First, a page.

No Fly List Kids
Sometimes the best laid plans can have unintended circumstances. Earlier this month, children and their parents from the group known as the “No Fly List Kids” came to Ottawa to plead their case to MP’s and ministers for assurance that funding from the 2018 federal budget would be allocated to create a new computer system to fix a problem that has had serious, negative impact on their lives, due to no fault of their own.
Imagine a scenario where you were in line with your children, waiting at security to go to Disney World after years of saving for a family holiday. You are asked to step aside for extra screening and you learn that your one year old infant who is in your arms, has been identified as being on the No Fly List. Sounds ridiculous, right? Imagine having to tell your kids that you’ve missed your flight and the trip is cancelled. Now consider that not only has this incident impacted this one trip, but it could potentially impact your one year old child’s future employment or their admission into universities and schools.
To provide some more context, the No Fly List used to be a smaller list with names of high-risk Canadians who were deemed a risk to public safety if they flew on a passenger airline. Now, there is a growing issue with individuals and most upsettingly, innocent weeks-old infants, who have very common names that are duplicative and appear on the No Fly List. Because they don’t have bio-metric or photographic methods in place, by virtue of their name alone, these families have found themselves in repeated situations at airports where they are held up, screened and in some cases, barred from flights. Even in Durham, we have multiple cases of families affected.
Two shockingly notable examples are the names David Matthews and David Smith. One is a 6-year old child who is the son of a Canadian veteran who served in the military for this country. Combined, there are over 7500 hits on their names with a simple Google search, that shows that there are potentially thousands of others who are being unfairly penalized simply because they happen to share a name with someone who is presumed a security threat.
There is currently an ever-growing list of children across the country who have endured nerve-racking airport delays because their names match one on a no-fly list. The government has proposed legislation that is packaging security-related measure, including a proposed amendment to the Secure Air Travel Act that will allow the public safety minister to notify parents that their child is not on the Canadian no-fly list and they believe that this would provide assurance to parents about their child’s status. It would also allow federal officials to electronically screen air passenger information against the list – a process that is currently managed by the airlines. The Liberal government insists that this would prevent false name matches by enabling it to issue unique redress numbers for pre-flight verification of identity. All of these proposals require a new computer system and there was no allocated funding for it in the last federal budget.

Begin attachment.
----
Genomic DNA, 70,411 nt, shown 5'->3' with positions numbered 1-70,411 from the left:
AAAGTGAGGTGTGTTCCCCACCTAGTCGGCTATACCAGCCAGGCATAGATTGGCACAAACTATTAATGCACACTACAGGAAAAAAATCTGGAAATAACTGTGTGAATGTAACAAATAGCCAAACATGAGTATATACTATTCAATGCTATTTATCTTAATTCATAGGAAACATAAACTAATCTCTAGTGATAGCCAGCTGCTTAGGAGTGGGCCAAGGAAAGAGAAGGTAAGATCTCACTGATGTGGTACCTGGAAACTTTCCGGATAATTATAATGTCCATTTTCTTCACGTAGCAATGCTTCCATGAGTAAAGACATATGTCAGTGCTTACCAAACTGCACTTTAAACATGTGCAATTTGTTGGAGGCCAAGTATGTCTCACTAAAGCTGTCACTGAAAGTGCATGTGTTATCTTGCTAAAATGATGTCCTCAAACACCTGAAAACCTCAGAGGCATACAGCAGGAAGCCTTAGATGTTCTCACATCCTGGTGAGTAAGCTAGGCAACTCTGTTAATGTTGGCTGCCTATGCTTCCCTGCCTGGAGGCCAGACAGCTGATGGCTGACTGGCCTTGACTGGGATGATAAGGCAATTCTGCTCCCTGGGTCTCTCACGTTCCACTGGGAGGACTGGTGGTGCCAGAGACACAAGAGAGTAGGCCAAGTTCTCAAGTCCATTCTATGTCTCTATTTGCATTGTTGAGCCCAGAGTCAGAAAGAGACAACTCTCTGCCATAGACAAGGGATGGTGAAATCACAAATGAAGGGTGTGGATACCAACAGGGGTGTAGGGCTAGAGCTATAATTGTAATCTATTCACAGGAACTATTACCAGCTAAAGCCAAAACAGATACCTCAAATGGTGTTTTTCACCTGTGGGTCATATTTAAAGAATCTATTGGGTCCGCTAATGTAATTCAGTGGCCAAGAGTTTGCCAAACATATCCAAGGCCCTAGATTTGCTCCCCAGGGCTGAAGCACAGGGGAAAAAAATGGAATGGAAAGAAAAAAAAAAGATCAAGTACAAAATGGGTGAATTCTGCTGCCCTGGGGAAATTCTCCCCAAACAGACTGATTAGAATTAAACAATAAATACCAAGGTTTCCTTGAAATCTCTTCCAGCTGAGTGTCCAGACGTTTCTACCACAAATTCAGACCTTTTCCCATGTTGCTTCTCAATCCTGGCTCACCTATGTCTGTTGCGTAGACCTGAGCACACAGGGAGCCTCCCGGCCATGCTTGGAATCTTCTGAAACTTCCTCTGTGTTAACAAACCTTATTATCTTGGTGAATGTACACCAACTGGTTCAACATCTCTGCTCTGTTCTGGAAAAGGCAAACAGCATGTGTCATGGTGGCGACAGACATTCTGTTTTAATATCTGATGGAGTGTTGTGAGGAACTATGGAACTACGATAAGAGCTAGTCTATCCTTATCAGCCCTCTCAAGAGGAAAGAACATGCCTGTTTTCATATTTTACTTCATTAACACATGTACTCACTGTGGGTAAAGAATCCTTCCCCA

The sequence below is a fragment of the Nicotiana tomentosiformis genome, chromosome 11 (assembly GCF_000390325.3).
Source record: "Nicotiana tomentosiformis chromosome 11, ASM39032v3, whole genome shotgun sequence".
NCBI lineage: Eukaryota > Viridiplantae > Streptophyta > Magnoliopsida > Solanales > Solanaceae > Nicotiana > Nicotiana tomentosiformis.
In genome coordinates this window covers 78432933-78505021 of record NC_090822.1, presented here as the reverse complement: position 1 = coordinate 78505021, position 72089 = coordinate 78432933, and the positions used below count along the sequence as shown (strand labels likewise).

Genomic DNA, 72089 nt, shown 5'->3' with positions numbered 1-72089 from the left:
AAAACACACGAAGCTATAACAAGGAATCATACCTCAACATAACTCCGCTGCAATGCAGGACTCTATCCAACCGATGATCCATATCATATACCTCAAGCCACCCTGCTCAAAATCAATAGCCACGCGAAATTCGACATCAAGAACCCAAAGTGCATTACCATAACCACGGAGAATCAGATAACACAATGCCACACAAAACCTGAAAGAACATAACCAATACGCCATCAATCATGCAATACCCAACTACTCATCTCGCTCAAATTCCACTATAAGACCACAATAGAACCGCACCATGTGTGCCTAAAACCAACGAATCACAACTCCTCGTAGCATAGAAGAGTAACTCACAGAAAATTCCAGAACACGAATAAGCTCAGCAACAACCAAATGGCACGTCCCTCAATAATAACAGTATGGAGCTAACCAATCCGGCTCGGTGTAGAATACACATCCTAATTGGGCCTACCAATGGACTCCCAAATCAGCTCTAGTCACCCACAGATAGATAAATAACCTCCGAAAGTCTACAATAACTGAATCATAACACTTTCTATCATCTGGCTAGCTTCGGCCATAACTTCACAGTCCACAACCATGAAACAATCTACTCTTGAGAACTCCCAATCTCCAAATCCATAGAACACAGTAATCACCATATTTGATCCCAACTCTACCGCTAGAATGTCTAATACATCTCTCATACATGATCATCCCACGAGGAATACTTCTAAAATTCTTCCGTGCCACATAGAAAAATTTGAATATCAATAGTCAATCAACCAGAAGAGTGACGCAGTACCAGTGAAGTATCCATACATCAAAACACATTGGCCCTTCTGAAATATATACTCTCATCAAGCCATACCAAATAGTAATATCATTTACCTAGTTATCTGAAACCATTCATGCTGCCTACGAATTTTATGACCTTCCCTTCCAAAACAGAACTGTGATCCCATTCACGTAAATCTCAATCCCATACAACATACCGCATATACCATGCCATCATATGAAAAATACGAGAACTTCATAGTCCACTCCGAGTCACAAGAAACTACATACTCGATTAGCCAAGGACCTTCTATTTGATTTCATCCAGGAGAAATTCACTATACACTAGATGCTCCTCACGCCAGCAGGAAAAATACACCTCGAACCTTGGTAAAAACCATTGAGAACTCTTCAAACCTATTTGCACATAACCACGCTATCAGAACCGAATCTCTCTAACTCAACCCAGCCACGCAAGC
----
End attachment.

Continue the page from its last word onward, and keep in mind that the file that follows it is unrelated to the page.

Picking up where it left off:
This is entirely unfair to thousands of Canadian families for their children to be captured as a false positive on a No Fly List and it is virtually impossible to have this mistake rectified. Not only is this profoundly unfair, it limits the mobility rights of the child and their family. It also does little for public confidence in our system of airline safety because Canadians see a flawed list populated by children, veterans and other Canadians who are no risk whatsoever.
The Liberal government should have taken advantage of the unique opportunity to fix the systemic No Fly List problems when renegotiating NAFTA; they should have discussed border issues and a range of Beyond the Border initiatives. The long-term effectiveness of public safety measures in airline travel requires the participation of the United States.
Canada needs a re-dress system like the United States. The government has tabled various pieces of legislation that amount to the most comprehensive overhaul of customs, border pre-clearance powers and airline passenger rights in a generation. Bill C-21, An Act to Amend the Customs Act and Bill C-23, An Act Respecting Preclearance of Persons and Goods in Canada and the United States represent substantial changes to the way that information is shared between Canada and the United States regarding the movement of peoples across our border and powers of preclearance and screening of people before they cross. There is also have Bill C-49 that introduces and Airline Passengers Bill of Rights, but the right to have an improperly included minor removed from a No Fly List is not part of the bill. It should be. This comprehensive legislative agenda involving the airline passenger rights, border screening and the movement of people across the Canada-U.S. border calls out for the No Fly List problems to also be fixed.
If you are planning any travel this holiday season and you find yourself at airport security, consider the frustration of all of those families who have been impacted. Please let me know if this has impacted your family in any way.